Midnight Blue, an organization supporting male sex workers, has participated in several protest actions in support of the hunger strikers. According to Kin, the executive officer, Midnight Blue has followed around 60 cases of detainees in the CIC since 2013 who are transgender sex workers. Hong Kong laws provide no protection for sex workers—even though sex work is not illegal—but workers have nevertheless been targeted and criminalized. For instance, foreign sex workers are usually charged with “soliciting for an immoral purpose” or “breach of condition of stay.”

Once arrested, transgender workers are sent to Siu Lam Psychiatric Center, a maximum security facility run by Correctional Services. As they are mostly from Southeast Asia, what awaits after their sentences is deportation. Before they get deported, however, they are detained in the CIC. Since officers typically refuse to deal with sex beyond male and female, trans detainees have instead been confined in solitary, which is tantamount to torture. As transgender ex-detainees recall, the strong light in the cell made it impossible to fall asleep. Except for the allotted 10 minutes for showers, they were not allowed to move around at all. Nor were they permitted to speak to other detainees. Sanitation levels were again despicable. There was excrement everywhere but no one would clean it up. “A day in the CIC is more suffering than a month in Siu Lam,” they said.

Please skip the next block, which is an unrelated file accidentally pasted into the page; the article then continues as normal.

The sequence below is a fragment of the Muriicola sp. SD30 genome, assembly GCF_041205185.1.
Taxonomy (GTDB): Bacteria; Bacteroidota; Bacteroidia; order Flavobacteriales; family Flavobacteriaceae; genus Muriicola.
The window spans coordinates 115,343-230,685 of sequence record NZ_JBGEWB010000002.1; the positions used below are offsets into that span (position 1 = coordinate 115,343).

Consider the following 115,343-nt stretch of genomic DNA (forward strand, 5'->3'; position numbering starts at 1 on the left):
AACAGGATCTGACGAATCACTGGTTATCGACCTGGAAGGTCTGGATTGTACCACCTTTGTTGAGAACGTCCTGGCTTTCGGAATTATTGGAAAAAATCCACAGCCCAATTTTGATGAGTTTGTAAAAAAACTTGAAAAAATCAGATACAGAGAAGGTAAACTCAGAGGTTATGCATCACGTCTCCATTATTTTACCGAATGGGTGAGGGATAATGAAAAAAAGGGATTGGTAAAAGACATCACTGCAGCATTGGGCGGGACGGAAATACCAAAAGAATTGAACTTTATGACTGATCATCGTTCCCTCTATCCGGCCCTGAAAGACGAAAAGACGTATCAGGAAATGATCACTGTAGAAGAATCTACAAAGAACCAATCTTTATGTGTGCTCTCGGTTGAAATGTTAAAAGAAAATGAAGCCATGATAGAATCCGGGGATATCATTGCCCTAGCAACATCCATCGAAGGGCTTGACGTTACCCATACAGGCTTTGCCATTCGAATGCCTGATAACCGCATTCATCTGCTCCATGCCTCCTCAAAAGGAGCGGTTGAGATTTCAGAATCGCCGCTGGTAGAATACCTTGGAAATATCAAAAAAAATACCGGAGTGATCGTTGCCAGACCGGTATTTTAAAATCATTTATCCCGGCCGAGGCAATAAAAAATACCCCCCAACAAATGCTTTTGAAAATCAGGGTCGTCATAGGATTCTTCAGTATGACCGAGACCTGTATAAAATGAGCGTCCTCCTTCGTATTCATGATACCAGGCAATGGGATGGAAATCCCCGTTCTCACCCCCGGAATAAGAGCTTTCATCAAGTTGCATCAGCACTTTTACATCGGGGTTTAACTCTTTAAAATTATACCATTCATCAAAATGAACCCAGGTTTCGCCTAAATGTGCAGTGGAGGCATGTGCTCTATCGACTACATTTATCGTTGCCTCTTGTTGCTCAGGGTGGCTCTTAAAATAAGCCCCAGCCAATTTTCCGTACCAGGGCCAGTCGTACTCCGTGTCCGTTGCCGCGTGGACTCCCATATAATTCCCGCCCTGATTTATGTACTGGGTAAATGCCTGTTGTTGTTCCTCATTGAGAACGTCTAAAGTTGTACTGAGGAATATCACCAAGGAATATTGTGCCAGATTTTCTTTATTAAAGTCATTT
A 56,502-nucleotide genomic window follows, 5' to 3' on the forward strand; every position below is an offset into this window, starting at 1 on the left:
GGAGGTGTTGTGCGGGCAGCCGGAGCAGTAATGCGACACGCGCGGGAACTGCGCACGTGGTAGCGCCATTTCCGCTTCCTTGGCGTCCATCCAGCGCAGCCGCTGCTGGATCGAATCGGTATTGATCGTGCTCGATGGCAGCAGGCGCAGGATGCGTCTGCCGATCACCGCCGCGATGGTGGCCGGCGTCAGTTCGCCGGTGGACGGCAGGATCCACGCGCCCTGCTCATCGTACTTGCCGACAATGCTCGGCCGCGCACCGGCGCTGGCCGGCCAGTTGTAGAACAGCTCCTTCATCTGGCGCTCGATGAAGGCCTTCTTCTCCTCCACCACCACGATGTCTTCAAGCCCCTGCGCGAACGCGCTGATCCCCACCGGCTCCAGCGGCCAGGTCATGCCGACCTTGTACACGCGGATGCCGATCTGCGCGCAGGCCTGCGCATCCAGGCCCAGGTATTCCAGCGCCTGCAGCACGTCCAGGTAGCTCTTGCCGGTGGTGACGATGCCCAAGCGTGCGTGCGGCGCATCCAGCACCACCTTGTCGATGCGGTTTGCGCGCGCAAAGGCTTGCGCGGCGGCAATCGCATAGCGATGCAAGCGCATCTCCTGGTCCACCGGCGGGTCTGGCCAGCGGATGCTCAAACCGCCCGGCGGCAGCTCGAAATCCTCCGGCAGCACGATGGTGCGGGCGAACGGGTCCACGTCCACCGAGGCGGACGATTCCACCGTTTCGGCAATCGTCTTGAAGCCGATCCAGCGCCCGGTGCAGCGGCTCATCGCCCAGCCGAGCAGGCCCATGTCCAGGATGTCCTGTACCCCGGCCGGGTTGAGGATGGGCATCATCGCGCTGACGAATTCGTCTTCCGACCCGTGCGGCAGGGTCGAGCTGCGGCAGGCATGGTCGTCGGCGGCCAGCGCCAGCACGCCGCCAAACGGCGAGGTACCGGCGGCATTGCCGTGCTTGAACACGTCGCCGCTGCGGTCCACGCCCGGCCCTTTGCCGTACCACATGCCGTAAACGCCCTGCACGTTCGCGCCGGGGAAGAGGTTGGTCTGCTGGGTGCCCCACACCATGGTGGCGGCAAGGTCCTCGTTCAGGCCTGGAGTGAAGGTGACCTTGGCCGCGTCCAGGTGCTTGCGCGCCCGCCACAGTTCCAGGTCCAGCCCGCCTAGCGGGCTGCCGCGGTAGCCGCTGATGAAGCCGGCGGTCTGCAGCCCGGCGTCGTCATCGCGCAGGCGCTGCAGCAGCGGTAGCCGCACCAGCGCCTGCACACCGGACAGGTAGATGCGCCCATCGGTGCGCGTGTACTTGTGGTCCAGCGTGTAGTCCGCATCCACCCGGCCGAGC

When trans workers are detained in the CIC, Midnight Blue organizers try their best to book flights for them to leave as soon as possible. Otherwise, it will take at least 1 to 2 weeks for the Immigration Department to buy them tickets. However, this is never a welcome move for officers, Kin added. They will even persuade Midnight Blue not to buy the tickets themselves. Kin suspected that this complicates their administrative procedure, such as increasing the amount of paperwork they have to file.